Our research team developed an easy-to-use health literacy test, the Short Assessment of Health Literacy for Spanish-speaking Adults (SAHLSA), for Spanish speakers (Lee et al. 2006). The SAHLSA is focused on testing an individual's reading ability in the health context. The test contains 50 test items and has good psychometric qualities. It has been adopted in research and clinical practice in the United States (Keselman et al. 2007) and is being validated for use in Latin American countries (Huamán-Calderón, Quiliano-Terreros, and Vílchez-Román 2009). Since the publication of SAHLSA, many users have expressed the need for an English version to allow comparisons of health literacy level between Spanish and English speakers for research and clinical purposes. In this paper, we report our subsequent effort to develop a comparable test for Spanish and English speakers, named Short Assessment of Health Literacy—Spanish and English (SAHL-S&E), based on the same methods used in developing SAHLSA. The test contains 18 items and is easy to administer. In taking the test, examinees are asked to read aloud each of the 18 medical terms and then associate each term to another word similar in meaning to demonstrate comprehension. The following sections describe the development of the SAHL-S&E, the methods used to validate the instrument, results of the validation, and recommendations for the use of the instrument.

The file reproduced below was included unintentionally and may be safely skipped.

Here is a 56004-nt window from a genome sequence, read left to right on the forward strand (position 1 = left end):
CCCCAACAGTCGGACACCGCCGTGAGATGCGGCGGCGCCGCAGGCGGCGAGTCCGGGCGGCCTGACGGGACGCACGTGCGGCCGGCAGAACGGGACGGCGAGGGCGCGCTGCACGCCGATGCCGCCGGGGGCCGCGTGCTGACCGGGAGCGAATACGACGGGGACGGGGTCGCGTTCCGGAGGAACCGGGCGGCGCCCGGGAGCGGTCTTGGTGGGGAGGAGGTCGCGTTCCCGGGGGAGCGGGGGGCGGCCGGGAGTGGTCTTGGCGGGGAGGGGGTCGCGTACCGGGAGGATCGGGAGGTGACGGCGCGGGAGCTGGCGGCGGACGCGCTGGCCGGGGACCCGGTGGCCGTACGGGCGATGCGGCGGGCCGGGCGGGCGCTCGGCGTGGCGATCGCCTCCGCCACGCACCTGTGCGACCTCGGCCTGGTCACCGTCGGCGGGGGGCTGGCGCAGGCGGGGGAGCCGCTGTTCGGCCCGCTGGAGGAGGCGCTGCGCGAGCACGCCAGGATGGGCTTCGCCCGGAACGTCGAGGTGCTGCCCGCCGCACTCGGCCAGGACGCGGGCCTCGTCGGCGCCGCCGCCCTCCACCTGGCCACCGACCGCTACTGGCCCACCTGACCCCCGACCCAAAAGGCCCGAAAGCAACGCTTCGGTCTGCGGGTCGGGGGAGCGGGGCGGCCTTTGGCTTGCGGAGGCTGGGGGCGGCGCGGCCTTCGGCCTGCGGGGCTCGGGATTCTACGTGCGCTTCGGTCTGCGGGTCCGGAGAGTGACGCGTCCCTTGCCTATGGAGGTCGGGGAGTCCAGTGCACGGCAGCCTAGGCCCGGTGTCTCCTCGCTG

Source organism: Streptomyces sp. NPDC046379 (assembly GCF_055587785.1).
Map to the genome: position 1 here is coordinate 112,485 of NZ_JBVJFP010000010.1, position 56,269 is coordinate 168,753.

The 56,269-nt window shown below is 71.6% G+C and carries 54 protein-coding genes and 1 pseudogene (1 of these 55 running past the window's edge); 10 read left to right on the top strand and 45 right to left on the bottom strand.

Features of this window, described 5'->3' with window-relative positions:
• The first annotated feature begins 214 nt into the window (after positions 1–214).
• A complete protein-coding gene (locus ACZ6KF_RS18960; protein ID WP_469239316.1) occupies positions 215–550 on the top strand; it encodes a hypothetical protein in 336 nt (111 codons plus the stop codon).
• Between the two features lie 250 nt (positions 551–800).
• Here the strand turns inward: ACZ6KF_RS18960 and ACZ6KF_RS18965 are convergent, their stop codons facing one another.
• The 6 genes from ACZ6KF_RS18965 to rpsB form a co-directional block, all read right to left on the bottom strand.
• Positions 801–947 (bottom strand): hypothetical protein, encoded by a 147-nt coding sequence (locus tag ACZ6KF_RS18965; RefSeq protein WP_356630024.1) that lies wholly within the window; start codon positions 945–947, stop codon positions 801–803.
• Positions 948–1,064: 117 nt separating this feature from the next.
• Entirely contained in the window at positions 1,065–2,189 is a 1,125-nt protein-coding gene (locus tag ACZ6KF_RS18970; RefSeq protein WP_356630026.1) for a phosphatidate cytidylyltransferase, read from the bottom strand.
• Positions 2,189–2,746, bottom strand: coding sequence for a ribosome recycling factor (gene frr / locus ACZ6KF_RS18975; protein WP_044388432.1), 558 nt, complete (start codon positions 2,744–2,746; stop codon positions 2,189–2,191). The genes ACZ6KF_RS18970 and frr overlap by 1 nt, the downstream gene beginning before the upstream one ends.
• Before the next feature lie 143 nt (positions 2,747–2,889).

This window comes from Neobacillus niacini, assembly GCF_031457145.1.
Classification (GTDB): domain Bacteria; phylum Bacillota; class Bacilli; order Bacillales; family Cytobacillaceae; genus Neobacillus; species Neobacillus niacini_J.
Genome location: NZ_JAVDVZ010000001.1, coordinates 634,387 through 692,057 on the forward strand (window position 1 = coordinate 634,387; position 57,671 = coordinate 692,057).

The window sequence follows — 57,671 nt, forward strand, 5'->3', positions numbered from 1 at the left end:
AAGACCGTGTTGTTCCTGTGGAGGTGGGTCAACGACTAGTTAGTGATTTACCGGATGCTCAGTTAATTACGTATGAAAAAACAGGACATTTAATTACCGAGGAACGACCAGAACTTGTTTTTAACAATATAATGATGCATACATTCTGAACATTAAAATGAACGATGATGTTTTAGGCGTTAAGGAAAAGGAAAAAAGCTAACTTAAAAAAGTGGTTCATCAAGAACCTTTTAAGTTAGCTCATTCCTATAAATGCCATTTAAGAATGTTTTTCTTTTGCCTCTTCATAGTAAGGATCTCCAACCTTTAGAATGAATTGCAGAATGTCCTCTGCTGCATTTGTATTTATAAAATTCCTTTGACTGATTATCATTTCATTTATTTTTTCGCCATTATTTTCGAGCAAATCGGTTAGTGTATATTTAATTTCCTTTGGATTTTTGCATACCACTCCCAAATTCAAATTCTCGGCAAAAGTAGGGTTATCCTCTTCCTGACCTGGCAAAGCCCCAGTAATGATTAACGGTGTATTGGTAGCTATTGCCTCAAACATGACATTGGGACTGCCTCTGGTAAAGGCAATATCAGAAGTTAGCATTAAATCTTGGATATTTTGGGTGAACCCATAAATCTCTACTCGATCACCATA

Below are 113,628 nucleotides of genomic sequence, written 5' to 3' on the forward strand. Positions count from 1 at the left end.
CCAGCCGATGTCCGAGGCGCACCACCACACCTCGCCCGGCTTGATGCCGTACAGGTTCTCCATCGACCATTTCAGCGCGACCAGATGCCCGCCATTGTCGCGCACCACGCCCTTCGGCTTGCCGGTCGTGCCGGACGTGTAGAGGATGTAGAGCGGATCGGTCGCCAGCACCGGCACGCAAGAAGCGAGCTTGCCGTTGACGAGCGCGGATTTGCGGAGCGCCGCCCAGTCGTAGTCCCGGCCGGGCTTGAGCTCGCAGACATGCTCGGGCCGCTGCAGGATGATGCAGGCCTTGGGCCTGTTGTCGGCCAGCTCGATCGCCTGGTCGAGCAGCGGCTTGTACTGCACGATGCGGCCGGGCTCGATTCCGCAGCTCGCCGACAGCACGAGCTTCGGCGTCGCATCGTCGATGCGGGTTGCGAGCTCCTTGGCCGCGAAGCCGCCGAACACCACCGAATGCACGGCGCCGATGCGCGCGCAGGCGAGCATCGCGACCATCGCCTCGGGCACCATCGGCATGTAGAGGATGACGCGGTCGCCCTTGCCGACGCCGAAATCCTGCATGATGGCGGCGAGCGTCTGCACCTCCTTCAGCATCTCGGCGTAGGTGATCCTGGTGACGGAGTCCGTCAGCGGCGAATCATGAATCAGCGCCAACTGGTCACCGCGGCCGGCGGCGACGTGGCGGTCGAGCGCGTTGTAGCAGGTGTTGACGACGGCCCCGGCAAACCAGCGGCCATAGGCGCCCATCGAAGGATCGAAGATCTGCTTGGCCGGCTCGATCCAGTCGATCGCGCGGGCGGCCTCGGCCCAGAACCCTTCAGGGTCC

The test items in SAHL-S&E were selected from the Spanish and English versions of an instrument that contained the 66 medical terms in the REALM, a test of reading ability based on word recognition (Davis et al. 1993). As a departure from REALM, we incorporated in the instrument simple multiple-choice questions to assess the examinee's comprehension. Specifically, two common, simple words were chosen to match each of the REALM medical terms (“don't know” was also included as an option). One of the words was meaningfully associated with the REALM medical term and the other was not. The test is akin to one form of educational achievement testing: “defining,” which measures understanding or comprehension based on correct identification of a paraphrased version of an original concept, fact, principle, or procedure as presented during instruction (Haladyna 1999). Because the purpose of the multiple-choice questions was to verify the comprehension of the given medical terms, examinees were instructed not to guess. The difficulty of the two added words was kept minimal so that any examinee with a low level of education could understand them.